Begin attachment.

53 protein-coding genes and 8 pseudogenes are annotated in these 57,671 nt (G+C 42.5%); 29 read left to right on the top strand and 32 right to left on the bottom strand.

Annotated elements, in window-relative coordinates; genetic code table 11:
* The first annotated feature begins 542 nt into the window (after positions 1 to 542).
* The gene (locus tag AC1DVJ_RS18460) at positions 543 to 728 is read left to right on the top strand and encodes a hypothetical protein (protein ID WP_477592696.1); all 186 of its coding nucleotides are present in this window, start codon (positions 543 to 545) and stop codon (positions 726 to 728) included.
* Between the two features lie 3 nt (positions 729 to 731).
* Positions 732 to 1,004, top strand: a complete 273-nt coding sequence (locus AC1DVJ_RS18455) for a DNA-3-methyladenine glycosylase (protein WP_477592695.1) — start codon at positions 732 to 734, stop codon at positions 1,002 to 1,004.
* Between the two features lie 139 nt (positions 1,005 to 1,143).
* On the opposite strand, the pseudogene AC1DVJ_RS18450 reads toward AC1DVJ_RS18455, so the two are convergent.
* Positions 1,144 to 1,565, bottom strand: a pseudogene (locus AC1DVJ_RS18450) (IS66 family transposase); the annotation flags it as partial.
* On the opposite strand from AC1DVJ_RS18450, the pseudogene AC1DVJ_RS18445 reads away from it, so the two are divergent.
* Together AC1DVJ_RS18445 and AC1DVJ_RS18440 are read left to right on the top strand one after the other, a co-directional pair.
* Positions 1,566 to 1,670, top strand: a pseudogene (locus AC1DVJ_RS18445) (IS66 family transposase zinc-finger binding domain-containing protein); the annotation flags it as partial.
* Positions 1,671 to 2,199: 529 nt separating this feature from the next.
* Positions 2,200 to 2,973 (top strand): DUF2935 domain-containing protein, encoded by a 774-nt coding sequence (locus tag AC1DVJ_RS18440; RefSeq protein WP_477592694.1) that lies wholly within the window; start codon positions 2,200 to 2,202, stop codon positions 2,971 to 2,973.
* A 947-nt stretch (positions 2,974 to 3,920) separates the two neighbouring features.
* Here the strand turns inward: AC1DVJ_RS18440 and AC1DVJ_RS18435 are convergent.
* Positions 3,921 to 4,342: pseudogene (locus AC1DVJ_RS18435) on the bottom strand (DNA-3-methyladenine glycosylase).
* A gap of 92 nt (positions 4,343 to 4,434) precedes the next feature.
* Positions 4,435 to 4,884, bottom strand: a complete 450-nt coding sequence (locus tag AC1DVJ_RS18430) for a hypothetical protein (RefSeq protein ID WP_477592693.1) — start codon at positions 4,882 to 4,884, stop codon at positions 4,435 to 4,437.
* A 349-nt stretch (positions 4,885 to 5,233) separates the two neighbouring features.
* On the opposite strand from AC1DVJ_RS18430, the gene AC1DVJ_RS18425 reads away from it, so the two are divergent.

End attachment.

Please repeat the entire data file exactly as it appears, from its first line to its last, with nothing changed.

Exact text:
53 protein-coding genes and 8 pseudogenes are annotated in these 57,671 nt (G+C 42.5%); 29 read left to right on the top strand and 32 right to left on the bottom strand.

Annotated elements, in window-relative coordinates; genetic code table 11:
* The first annotated feature begins 542 nt into the window (after positions 1 to 542).
* The gene (locus tag AC1DVJ_RS18460) at positions 543 to 728 is read left to right on the top strand and encodes a hypothetical protein (protein ID WP_477592696.1); all 186 of its coding nucleotides are present in this window, start codon (positions 543 to 545) and stop codon (positions 726 to 728) included.
* Between the two features lie 3 nt (positions 729 to 731).
* Positions 732 to 1,004, top strand: a complete 273-nt coding sequence (locus AC1DVJ_RS18455) for a DNA-3-methyladenine glycosylase (protein WP_477592695.1) — start codon at positions 732 to 734, stop codon at positions 1,002 to 1,004.
* Between the two features lie 139 nt (positions 1,005 to 1,143).
* On the opposite strand, the pseudogene AC1DVJ_RS18450 reads toward AC1DVJ_RS18455, so the two are convergent.
* Positions 1,144 to 1,565, bottom strand: a pseudogene (locus AC1DVJ_RS18450) (IS66 family transposase); the annotation flags it as partial.
* On the opposite strand from AC1DVJ_RS18450, the pseudogene AC1DVJ_RS18445 reads away from it, so the two are divergent.
* Together AC1DVJ_RS18445 and AC1DVJ_RS18440 are read left to right on the top strand one after the other, a co-directional pair.
* Positions 1,566 to 1,670, top strand: a pseudogene (locus AC1DVJ_RS18445) (IS66 family transposase zinc-finger binding domain-containing protein); the annotation flags it as partial.
* Positions 1,671 to 2,199: 529 nt separating this feature from the next.
* Positions 2,200 to 2,973 (top strand): DUF2935 domain-containing protein, encoded by a 774-nt coding sequence (locus tag AC1DVJ_RS18440; RefSeq protein WP_477592694.1) that lies wholly within the window; start codon positions 2,200 to 2,202, stop codon positions 2,971 to 2,973.
* A 947-nt stretch (positions 2,974 to 3,920) separates the two neighbouring features.
* Here the strand turns inward: AC1DVJ_RS18440 and AC1DVJ_RS18435 are convergent.
* Positions 3,921 to 4,342: pseudogene (locus AC1DVJ_RS18435) on the bottom strand (DNA-3-methyladenine glycosylase).
* A gap of 92 nt (positions 4,343 to 4,434) precedes the next feature.
* Positions 4,435 to 4,884, bottom strand: a complete 450-nt coding sequence (locus tag AC1DVJ_RS18430) for a hypothetical protein (RefSeq protein ID WP_477592693.1) — start codon at positions 4,882 to 4,884, stop codon at positions 4,435 to 4,437.
* A 349-nt stretch (positions 4,885 to 5,233) separates the two neighbouring features.
* On the opposite strand from AC1DVJ_RS18430, the gene AC1DVJ_RS18425 reads away from it, so the two are divergent.